Testing the Accuracy of Data Driven MHD Simulations of Active Region Evolution [SSA]


Models for the evolution of the solar coronal magnetic field are vital for understanding solar activity, yet the best measurements of magnetic field lie at the photosphere, necessitating the development of coronal models which are \textit{“data-driven”} at the photosphere. We present an investigation to determine the feasibility and accuracy of such methods. Our validation framework uses a simulation of active region (AR) formation, modeling the emergence of magnetic flux from the convection zone to the corona, as a ground-truth dataset, to supply both the photospheric information, and to perform the validation of the data-driven method. We focus our investigation on how the data-driven model accuracy depends on the temporal frequency of the driving data. The Helioseismic and Magnetic Imager on NASA’s Solar {\jl Dynamics} Observatory produces full-disk vector magnetic field measurements at a 12 minute cadence. Using our framework we show that ARs that emerge over 25 hours can be modeled by the data-driving method with only $\sim$1\% error in the free magnetic energy, assuming the photospheric information is specified every 12 minutes. However, for rapidly evolving features, under-sampling of the dynamics at this cadence leads to a strobe effect, generating large electric currents and incorrect coronal morphology and energies. We derive a sampling condition for the driving cadence based on the evolution of these small-scale features, and show that higher-cadence driving can lead to acceptable errors. Future work will investigate the source of errors associated with deriving plasma variables from the photospheric magnetograms as well as other sources of errors such as reduced resolution and instrument bias and noise.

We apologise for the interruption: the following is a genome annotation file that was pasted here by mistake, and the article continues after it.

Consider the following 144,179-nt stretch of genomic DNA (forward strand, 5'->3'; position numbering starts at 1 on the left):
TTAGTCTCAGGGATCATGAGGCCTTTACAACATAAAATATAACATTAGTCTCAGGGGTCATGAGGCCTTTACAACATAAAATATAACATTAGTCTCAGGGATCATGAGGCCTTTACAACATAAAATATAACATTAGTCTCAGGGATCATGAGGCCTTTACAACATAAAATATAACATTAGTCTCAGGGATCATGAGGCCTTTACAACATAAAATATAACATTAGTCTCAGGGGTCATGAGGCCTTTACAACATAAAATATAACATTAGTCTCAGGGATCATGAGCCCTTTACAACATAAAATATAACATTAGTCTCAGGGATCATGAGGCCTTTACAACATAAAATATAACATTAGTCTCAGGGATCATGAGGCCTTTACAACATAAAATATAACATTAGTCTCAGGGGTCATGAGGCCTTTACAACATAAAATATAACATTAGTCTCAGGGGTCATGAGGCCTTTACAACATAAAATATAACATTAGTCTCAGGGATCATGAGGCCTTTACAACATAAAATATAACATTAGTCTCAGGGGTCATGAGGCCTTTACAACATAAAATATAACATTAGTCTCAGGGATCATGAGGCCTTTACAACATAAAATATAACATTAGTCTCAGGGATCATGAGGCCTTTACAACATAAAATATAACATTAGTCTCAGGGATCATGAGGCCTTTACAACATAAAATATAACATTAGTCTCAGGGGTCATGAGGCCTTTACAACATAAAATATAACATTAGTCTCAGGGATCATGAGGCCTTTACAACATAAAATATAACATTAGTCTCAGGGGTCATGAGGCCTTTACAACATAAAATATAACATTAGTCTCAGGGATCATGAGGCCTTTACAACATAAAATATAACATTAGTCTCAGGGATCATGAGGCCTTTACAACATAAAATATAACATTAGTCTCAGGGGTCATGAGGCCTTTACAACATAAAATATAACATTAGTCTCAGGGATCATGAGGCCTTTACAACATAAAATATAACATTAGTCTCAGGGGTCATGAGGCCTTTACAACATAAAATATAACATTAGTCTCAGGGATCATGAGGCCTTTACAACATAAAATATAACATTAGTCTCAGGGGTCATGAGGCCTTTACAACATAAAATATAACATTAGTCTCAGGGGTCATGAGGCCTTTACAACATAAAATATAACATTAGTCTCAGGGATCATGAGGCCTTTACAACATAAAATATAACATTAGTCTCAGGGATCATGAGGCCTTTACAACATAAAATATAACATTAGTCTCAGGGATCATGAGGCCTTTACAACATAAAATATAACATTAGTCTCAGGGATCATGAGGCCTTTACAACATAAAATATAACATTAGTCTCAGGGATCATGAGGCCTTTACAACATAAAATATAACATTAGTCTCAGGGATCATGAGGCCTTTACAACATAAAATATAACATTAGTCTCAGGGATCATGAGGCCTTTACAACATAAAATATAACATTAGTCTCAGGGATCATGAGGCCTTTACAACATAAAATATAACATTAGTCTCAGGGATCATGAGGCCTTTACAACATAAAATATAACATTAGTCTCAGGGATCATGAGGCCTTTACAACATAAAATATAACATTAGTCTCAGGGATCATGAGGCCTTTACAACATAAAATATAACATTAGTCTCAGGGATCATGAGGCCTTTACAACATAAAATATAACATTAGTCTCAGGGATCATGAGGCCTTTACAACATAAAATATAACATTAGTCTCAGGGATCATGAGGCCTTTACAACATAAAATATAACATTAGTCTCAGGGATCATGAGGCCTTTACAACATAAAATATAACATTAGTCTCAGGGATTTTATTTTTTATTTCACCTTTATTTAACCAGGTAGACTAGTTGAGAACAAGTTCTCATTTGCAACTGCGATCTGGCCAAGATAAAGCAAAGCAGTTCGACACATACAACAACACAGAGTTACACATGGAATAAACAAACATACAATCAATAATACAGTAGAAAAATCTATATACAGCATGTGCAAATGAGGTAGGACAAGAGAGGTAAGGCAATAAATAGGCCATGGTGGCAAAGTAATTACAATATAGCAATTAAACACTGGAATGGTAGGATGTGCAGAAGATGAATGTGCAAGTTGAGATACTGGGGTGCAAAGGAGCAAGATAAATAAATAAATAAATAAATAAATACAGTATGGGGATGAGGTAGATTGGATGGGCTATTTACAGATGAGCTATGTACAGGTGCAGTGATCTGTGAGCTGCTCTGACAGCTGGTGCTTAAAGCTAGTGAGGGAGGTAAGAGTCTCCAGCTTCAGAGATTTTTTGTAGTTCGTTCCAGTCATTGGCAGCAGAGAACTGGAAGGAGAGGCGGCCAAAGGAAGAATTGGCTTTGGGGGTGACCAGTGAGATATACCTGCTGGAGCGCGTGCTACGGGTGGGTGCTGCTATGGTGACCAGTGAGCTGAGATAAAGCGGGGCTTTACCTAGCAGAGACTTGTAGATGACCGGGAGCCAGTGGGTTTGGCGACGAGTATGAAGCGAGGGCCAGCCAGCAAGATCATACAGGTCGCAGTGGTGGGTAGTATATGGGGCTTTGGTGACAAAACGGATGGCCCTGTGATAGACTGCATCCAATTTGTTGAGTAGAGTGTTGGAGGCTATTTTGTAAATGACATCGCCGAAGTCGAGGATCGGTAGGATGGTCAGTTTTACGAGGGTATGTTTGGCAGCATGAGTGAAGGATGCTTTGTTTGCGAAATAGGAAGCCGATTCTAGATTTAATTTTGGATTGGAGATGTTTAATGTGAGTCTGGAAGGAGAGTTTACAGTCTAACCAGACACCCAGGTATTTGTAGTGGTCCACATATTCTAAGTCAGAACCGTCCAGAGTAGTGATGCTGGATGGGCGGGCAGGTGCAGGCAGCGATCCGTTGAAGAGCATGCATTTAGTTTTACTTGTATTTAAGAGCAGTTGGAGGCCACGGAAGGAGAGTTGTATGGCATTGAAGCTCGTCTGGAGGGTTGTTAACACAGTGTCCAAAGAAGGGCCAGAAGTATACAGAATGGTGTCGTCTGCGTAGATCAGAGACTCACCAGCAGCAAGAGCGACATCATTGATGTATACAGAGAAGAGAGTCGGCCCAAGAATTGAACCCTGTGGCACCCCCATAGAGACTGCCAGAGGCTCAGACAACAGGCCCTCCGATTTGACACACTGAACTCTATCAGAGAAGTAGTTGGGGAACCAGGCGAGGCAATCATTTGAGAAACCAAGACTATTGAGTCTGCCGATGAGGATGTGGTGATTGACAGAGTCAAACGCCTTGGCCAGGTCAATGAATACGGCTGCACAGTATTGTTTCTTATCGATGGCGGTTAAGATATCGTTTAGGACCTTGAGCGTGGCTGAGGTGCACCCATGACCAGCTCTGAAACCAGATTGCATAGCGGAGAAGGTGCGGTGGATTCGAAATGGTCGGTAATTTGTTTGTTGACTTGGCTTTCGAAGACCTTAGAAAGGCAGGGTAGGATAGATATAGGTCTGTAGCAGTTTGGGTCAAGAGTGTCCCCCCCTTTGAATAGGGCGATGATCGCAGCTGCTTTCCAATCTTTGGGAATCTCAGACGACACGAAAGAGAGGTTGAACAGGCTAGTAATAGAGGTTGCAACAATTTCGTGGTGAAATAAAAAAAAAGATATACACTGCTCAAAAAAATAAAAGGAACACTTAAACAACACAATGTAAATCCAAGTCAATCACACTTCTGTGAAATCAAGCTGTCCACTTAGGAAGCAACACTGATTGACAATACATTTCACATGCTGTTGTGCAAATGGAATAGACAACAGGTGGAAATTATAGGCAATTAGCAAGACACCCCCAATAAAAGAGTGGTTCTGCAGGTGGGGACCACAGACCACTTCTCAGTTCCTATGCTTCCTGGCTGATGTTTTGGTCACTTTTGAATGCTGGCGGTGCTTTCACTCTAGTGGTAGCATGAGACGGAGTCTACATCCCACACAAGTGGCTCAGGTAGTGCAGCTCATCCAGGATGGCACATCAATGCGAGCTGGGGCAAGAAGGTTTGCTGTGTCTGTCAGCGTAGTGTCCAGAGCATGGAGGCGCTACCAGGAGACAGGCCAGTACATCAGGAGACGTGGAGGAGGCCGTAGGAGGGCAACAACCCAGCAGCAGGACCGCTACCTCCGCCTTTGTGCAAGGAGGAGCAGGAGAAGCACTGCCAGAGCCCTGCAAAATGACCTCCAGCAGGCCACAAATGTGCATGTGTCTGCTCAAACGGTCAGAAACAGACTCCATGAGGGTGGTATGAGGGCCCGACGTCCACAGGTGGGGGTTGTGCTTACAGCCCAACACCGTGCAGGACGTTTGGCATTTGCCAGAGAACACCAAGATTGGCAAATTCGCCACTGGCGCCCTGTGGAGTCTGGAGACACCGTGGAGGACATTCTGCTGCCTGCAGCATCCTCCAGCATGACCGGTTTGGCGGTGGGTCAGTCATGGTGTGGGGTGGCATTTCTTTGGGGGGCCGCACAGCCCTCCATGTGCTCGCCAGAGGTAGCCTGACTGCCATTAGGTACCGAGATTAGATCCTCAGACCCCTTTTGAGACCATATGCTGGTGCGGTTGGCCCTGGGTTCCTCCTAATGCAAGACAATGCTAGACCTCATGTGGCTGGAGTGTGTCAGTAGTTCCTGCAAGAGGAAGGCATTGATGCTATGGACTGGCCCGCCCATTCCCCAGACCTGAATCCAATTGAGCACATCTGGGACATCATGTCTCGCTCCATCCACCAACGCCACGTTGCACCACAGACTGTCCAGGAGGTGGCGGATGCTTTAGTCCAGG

Read this paper on arXiv…

J. Leake, M. Linton and P. Schuck
Thu, 23 Feb 17

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